Home ASIA Americans should worry more about world war

Americans should worry more about world war

Americans should worry more about world war


Being the guy who’s always shouting about impending disaster is frustrating, thankless work. If nobody listens to you, and the disaster happens, you’re a useless Cassandra.

If nobody listens to you and the disaster luckily doesn’t happen, you’re viewed as a fool. If people do listen to you and they take action to successfully avert the disaster, a lot of people will still say that your warning was wrong and the precautions were unnecessary.

The only way you’ll ever come out looking smart is if the disaster does happen, and people heed your warning in time to mitigate its impact. At that point, you’re Gandalf. But the problem with being Gandalf is that it involves a disaster actually happening, so it’s not exactly something you should hope for.

Despite this, I think it’s our duty to warn the world of impending disaster if we think we see one coming.

I’ve been worried about a major war between the US and China since the late 2010s, when tensions started ratcheting up in the South China Sea. I wrote a post for Bloomberg in 2018 saying that the risk of war was being ignored. I felt like I was shouting into the void.

Since the pandemic, and especially since the wars in Ukraine and Gaza erupted, those worries have gone mainstream. To give just one example, JP Morgan Chase CEO Jamie Dimon, probably the country’s most important banker, believes that the world is entering a period of geopolitical danger unrivaled since World War 2:

The nation’s most influential banker, JPMorgan Chase CEO Jamie Dimon, told investors Monday that he continues to expect the US economy to be resilient and grow this year. But he worries geopolitical events including the war in Ukraine and the Israel-Hamas war, as well as US political polarization, might be creating an environment that “may very well be creating risks that could eclipse anything since World War II.”

The comments came in an annual shareholder letter from Dimon

“America’s global leadership role is being challenged outside by other nations and inside by our polarized electorate,” Dimon said. “We need to find ways to put aside our differences and work in partnership with other Western nations in the name of democracy. During this time of great crises, uniting to protect our essential freedoms, including free enterprise, is paramount.”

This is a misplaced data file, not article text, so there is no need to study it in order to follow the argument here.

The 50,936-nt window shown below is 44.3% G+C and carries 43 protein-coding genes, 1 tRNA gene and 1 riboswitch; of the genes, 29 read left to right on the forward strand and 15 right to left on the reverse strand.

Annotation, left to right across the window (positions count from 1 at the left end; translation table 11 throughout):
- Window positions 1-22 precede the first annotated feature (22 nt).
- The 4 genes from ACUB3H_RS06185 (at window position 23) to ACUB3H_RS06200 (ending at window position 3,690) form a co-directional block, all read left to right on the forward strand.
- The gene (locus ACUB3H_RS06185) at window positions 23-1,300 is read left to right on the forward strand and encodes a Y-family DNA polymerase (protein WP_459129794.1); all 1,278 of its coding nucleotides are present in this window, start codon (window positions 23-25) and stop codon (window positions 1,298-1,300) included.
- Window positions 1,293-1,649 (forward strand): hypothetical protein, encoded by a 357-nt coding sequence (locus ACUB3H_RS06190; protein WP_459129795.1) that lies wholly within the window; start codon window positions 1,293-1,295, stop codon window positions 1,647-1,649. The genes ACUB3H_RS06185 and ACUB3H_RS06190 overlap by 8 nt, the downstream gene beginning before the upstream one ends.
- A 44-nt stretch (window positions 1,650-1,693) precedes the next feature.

He is, of course, completely right.

But while Dimon’s letter talks about the wars in Ukraine and Gaza, it leaves the big one unspoken: World War 3.

If China and the US go to war, it’ll make what’s happening now in East Europe and the Middle East look like child’s play – not just because the forces involved would be larger, but because the existing wars in East Europe and the Middle East would likely expand into regional wars as well.

You can bet that although he doesn’t talk about it, Dimon is thinking about WW3, as are many others. As I see it, the mere fact that not many people are talking about the danger represents evidence that we’re still not taking it seriously.

And because Americans aren’t talking about it, our country doesn’t have the urgency required to do something about it. One of our great strengths as a nation has always been that we start shouting about problems before they become severe, giving us time to prepare. Right now we’re not shouting, so we’re not preparing.

So although I’m just an unimportant little economics blogger, I will do my best to shout about the likelihood of an onrushing catastrophe.

Let’s begin with a scary historical parallel.

When did World War 2 begin?

When Americans think of World War 2, we usually think of the roughly four years of the war that we participated in, from late 1941 through 1945.

Those years were indeed the most climactic and destructive of the war, by far, but the war actually began earlier. In fact, although the official start date is September 1, 1939, it’s easy to make an argument that the war began long before that.

Some historians view WW1 and WW2 as one continuous war, but I don’t think that really makes sense — there was definitely a lull in global war deaths in the 1920s. On top of that, WW1 didn’t really have an East Asian theater. So let’s set that view aside.

But throughout the 1930s, there were a number of conflicts that led into World War 2, and eventually merged with that overall conflict, like tributaries emptying into a great river. Let’s do a quick timeline of these.

In 1931-32, Japan seized Manchuria from China, an act that led inexorably to a wider war between the two powers. The Manchurian war and occupation also set Japan on a path toward militarism, bringing to power the regime that would ultimately prosecute WW2 itself.